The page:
What's graphic design got to do with me? Diana K. Wakimoto explains

What's graphic design got to do with me? Diana K. Wakimoto explains

Diana K. Wakimoto speaks directly to library staff in her new book, and so we wanted to speak directly to her about why graphic design is such a useful set of skills for any librarian regardless of job description.

First off, I can imagine someone saying, "I'm not on the marketing team, I don't do PR for the library–why do I need to know anything about graphic design?"

Graphic design is so much more than marketing and PR. It's about communicating to the best of our abilities with our patrons in our communities. Graphic design is visual communication. It's about solving problems and providing great service for our communities and all librarians are about that. So whether you're the one creating the flyer and bookmarks or you're the one giving them out to your library patrons, knowing more about graphic design can only help you be a better communicator in your job as a librarian. Graphic design is an important, but overlooked part of so much of what is driving many of the hot discussions in libraries today in the realms of UX, instruction, online resources and services, assessment, and more. Understanding graphic design will help you in all these areas.  

Just as we wouldn't say, "I don't need to know about written communication or how to give a coherent update on my project at a meeting because I'm not in PR or marketing", we shouldn't discount the need for basic graphic design knowledge as librarians just because it's not a core facet of our job. It's part of all of our work. Even if you never move around a pixel on the screen for creating an instruction handout and you never hand-letter a flyer for programming, knowing a bit about graphic design can help in other ways. Knowing how to "decode" or analyze a design is helpful for understanding why it works or doesn't work as a form of visual communication. This helps all of us in quickly finding the important information in well-designed materials and knowing why poorly designed materials are difficult to read or are just plain unattractive.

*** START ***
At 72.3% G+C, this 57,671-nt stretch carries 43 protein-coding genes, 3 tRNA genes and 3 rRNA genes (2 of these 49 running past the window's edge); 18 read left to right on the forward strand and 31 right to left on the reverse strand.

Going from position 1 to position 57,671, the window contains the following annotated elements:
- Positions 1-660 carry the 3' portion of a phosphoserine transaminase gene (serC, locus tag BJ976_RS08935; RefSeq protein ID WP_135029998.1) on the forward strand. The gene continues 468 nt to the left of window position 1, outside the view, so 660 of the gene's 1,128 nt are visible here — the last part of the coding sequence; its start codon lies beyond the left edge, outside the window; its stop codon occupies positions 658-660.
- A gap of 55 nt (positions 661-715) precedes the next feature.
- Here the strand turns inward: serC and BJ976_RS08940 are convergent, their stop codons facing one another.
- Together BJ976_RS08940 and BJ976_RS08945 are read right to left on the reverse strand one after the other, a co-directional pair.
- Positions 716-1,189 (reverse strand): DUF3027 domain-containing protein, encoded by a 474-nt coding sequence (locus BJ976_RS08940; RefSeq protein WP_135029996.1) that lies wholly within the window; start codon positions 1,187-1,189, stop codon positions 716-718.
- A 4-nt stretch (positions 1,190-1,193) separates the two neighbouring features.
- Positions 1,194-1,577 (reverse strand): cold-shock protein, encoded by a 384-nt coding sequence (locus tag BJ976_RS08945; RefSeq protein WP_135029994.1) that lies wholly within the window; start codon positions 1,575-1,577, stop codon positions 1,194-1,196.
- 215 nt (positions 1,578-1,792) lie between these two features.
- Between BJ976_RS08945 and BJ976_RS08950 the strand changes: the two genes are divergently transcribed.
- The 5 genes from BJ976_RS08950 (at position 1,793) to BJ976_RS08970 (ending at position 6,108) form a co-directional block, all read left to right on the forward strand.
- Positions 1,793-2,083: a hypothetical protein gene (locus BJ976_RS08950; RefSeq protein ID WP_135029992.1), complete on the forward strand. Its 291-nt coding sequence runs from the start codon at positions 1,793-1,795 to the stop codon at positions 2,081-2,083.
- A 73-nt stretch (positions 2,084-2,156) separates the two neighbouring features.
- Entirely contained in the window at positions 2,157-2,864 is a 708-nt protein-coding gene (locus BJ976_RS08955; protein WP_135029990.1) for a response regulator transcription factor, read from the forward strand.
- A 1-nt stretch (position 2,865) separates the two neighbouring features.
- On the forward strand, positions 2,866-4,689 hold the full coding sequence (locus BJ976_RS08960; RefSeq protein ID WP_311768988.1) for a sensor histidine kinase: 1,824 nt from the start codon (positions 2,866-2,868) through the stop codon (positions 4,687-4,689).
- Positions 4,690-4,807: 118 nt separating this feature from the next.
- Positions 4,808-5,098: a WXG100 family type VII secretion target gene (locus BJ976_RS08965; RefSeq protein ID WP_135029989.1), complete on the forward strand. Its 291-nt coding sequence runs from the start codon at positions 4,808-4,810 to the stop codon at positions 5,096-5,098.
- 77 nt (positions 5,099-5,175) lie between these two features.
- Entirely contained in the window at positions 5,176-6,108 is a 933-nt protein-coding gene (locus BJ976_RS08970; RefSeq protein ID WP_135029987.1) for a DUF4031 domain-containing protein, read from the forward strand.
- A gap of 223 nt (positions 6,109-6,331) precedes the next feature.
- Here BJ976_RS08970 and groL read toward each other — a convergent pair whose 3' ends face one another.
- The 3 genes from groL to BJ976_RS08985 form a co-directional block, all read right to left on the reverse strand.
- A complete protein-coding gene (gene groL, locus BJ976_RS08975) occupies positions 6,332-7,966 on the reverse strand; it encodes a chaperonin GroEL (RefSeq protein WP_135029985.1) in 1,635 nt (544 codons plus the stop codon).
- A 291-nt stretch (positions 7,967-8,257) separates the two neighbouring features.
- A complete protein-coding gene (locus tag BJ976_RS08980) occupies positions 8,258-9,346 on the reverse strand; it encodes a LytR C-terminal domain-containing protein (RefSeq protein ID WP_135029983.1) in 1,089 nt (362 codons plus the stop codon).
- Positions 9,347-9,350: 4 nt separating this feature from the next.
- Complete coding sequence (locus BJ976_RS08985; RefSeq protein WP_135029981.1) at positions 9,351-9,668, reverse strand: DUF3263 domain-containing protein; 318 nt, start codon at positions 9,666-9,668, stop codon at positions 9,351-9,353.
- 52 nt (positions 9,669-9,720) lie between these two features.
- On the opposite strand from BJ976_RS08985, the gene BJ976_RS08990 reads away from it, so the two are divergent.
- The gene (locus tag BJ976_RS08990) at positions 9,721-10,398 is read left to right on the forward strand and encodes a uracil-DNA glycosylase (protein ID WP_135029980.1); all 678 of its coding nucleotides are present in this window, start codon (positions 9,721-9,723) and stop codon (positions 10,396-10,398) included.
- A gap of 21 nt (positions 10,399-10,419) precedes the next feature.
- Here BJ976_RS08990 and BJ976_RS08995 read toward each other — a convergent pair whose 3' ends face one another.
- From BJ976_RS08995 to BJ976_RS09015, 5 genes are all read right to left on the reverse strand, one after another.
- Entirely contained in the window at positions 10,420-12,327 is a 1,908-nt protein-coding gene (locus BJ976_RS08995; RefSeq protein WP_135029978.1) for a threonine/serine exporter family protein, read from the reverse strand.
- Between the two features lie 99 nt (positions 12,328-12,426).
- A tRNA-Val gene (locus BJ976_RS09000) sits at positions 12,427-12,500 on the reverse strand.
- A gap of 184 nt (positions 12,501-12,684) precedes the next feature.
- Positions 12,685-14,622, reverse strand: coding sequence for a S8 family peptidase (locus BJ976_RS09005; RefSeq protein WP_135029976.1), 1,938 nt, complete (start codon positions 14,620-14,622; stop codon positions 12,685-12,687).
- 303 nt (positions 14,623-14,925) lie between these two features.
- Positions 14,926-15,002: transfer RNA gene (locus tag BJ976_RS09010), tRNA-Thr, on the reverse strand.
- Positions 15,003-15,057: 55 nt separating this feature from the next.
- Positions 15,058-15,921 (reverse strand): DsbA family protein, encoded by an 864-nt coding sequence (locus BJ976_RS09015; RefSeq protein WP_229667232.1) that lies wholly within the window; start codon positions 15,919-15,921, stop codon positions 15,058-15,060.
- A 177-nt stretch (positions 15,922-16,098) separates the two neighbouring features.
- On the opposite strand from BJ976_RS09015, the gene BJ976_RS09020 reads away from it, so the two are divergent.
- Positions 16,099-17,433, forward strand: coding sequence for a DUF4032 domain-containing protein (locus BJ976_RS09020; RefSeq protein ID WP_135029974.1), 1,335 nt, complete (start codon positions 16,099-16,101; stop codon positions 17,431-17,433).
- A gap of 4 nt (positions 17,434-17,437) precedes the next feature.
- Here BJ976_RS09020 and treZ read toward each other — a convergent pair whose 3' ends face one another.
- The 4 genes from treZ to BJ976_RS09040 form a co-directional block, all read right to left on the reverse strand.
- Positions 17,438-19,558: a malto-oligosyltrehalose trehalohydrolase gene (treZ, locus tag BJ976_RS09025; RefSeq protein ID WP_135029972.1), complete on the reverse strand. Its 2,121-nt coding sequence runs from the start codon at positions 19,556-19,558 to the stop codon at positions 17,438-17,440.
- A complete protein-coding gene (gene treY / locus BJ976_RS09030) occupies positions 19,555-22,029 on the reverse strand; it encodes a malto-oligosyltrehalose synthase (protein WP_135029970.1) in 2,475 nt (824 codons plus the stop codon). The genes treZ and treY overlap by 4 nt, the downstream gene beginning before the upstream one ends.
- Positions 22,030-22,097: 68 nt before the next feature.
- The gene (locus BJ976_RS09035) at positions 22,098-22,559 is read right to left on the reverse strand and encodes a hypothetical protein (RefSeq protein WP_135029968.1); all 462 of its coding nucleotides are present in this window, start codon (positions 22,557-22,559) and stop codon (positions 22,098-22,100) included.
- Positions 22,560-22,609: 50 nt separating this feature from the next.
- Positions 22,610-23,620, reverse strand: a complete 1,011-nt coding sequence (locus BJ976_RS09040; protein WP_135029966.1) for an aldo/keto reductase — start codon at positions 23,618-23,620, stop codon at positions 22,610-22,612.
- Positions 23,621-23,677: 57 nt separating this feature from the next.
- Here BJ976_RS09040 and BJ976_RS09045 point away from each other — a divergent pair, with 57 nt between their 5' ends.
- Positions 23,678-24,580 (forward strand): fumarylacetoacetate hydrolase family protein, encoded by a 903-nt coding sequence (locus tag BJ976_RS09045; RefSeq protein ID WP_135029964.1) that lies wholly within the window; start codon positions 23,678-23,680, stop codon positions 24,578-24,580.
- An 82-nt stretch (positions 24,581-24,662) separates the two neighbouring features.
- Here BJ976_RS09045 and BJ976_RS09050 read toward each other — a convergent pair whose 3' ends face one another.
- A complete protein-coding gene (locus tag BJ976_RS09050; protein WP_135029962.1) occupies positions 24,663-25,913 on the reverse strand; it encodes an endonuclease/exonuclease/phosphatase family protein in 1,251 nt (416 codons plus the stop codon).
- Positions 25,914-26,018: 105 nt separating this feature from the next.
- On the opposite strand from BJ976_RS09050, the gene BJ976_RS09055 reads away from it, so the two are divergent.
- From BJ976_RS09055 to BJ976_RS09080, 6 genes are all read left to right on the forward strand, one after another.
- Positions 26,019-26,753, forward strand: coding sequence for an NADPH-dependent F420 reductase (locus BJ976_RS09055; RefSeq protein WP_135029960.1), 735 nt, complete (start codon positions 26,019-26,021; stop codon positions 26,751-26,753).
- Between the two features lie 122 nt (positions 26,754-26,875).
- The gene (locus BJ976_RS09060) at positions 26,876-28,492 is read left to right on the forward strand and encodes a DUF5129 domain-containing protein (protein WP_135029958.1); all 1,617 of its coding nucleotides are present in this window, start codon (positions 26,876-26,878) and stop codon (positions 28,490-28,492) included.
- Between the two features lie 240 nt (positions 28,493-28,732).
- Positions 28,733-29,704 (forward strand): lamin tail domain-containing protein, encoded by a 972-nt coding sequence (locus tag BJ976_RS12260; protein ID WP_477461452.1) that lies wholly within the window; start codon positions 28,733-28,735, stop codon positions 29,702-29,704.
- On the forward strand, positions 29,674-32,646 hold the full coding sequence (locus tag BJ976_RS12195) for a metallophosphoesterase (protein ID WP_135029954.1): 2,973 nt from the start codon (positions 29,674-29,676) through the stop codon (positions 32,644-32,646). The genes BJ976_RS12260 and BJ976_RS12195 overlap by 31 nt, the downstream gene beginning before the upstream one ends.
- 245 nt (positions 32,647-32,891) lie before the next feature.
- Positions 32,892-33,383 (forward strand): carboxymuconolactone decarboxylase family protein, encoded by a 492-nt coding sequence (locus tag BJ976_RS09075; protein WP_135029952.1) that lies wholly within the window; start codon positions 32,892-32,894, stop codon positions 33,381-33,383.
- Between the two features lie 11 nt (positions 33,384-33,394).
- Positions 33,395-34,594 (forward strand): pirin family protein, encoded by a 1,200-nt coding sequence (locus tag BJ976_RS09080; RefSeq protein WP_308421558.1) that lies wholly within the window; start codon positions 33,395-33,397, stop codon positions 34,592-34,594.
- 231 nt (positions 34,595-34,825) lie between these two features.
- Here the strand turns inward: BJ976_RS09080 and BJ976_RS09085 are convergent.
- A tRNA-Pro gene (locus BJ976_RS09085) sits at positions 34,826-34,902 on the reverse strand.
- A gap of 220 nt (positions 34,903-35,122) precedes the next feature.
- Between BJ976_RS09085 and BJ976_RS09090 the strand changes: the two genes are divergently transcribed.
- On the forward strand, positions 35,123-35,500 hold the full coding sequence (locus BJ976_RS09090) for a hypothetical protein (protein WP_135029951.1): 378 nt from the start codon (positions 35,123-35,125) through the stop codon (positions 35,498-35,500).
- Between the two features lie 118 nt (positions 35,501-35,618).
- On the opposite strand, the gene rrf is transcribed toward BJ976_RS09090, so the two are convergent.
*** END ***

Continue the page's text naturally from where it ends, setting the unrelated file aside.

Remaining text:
an explanation of sightlinesIf you are someone who has to sign-off on any form of visual communication in your library before it is published online or goes to print, it's imperative that you understand the basics of graphic design. Otherwise, how will you provide helpful and informed feedback for your librarian graphic designers? Everyone has an opinion about design, but not everyone is informed. If you are informed, you can have a positive impact in ensuring that your library always puts its best foot forward graphically. 

Design is everywhere and as librarians we are really good at learning a little bit about everything, so why wouldn't we want to know more about something that surrounds us everyday? Plus, learning and applying what you know about graphic design is just plain fun!

If someone only has time to start with a few "high impact" projects, what would you suggest?

High impact projects really depend on the needs of the individual library and the community the library serves. But, if you press me to name a few high impact projects that I think could benefit many libraries (and won't take months to do) they are: redesigning materials for new library patrons (bookmarks, handouts, etc. about using the library), redesigning calendars of library events, and auditing the library homepage to see if it is both easy-to-navigate and visually appealing. Notice for the last example, the library's homepage, I just suggest auditing and critiquing, especially if you haven't checked for ADA compliance recently. The redesign of a homepage is a lot of work and will take a lot more time than the two other projects. 

I see the first two projects as high impact because: 1) you want to make a good first impression on new patrons of the library and 2) lots of people view and use your library's calendar of events. Both of these projects provide great opportunities to apply your graphic design knowledge in a concrete and very visible way. Plus, if you create a great new template for your library's event calendar, you can reuse it and save yourself time in the following months--always great for busy librarian graphic designers. 

From the librarians I've talked with, most have an idea of what projects they want to tackle first and I say go for it! I'm a big fan of taking care of low-hanging fruit in the graphic design realm and using positive momentum to get you through more complicated and time-consuming redesign projects.